The pari-mutuels would also be able to operate sports books, with a cut going to the tribe, but the profits from sports betting wouldn’t offset the losses from the changes in the designated player games, according to industry experts.

Under the agreement, the Seminoles would be able to add craps and roulette to other gambling activities currently underway at the tribe’s casinos. The tribe would agree to pay about $400 million a year to the state, an amount that could gradually increase to about $500 million a year. That’s a boost from the current revenue-sharing agreement with the tribe, but far less than what legislative leaders had originally envisioned.

The decisions by the House and Senate to not include the tribe’s annual payments in their budget proposals takes some pressure off negotiators as lawmakers work to hammer out a final budget in the coming days.

Senate President Bill Galvano on Tuesday afternoon told the News Service that Simpson was continuing to work on the gambling deal, which the president said was still in play.

But with just a week-and-a-half left before the legislative session is slated to end, DeSantis hinted that passage of a compact would be extremely difficult. 

For more information on the dangers of gambling, please visit CASINO WATCH & CASINO WATCH FOUNDATION


Missouri’s Largest Gambling Expansion Proposal Since Casino Legalization Emerges in the House

Casino Watch Focus has reported on the various gambling proposals and changes in the Missouri gambling landscape, but this proposal might be the most shocking. The Missouri constitution was amended to allow gambling on riverboats by the voters back in 1994 and since that time, the qualifications for river boat gambling has drastically expanded. Its started as actual river boats that traveled up and down the rivers for a two hour period, but now no time or monetary limits exist and gamblers walk into full scale buildings up to 25 feet off the river bank (albeit with a tiny amount of river water with a tiny amount of river water pumped underneath them as to technically make them water craft). Even still, gambling has always been limited to the Missouri and Mississippi rivers. Now a bill has been proposed in the Missouri house that is so radical, it’s not an exaggeration to call it the largest and most problematic expansion of gambling the state has ever seen. An online source explains:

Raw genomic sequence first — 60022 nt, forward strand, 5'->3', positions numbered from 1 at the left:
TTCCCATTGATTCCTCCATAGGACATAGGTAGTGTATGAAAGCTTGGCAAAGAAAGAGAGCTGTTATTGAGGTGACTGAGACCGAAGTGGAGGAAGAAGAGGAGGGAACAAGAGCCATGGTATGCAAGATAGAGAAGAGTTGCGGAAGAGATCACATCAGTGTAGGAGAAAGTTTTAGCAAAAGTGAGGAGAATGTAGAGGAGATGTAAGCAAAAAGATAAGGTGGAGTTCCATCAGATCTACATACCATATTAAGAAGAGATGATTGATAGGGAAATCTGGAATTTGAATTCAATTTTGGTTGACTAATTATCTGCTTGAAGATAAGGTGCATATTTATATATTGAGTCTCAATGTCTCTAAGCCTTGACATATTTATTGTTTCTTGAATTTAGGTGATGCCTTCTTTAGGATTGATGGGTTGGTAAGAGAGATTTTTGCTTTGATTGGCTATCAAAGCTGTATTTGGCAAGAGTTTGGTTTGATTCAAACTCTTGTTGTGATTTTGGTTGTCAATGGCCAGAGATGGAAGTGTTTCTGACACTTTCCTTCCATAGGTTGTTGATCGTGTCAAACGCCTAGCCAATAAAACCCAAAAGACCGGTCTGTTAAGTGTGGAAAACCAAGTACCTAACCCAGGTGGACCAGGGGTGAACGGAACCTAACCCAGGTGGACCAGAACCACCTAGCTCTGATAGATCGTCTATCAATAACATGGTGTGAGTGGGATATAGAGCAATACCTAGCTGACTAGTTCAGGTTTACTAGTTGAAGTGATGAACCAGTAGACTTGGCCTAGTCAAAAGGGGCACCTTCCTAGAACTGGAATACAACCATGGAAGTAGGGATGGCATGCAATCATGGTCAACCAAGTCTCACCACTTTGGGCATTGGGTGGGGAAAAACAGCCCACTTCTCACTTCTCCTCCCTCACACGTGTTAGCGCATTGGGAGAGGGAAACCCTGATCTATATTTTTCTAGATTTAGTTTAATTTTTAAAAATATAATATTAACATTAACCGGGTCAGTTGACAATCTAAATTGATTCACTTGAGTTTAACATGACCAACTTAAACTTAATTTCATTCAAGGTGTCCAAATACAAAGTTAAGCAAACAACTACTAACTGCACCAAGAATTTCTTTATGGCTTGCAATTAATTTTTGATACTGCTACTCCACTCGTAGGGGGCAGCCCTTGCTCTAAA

“This irresponsible bill would permit slot machines on every street corner where a restaurant, bar, convenience store or truck stop is located,” said Mike Winter, executive director of the Missouri Gaming Association. “These machines look and play just like slot machines. If this bill passes, we can expect to see them in every city, town or community across the state. Missouri could very quickly have more slot machines outside of casinos than inside them.”

“This is not what Missouri voters envisioned when they voted to approve casino wagering in Missouri,” Winter said. “Voters were very careful to restrict casinos to certain locations and to limit the number of casinos.”

The bill would bypass a vote by Missouri residents, who first authorized casinos by ballot initiative in 1994 and also voted to limit the number of casinos to 13 in 2008.

Not only does the bill drastically expand gambling, it seemingly bypassing regulation by the Missouri gambling commission and it leaves vulnerable those people and families who could be most impact by gambling addiction. The source continues:

If passed, the proposed gambling expansion is expected to heavily impact rural areas throughout the state. The same towns and cities that opposed casinos in their communities could suddenly see hundreds of slot machines in family restaurants, convenience stores and other retail establishments.

HB 423 would prohibit anyone under the age of 21 from playing lottery slot machines but oversight would be minimal as compared to the strict rules that regulate casinos. Busy retailers with machines on their premises would be solely responsible for monitoring their use.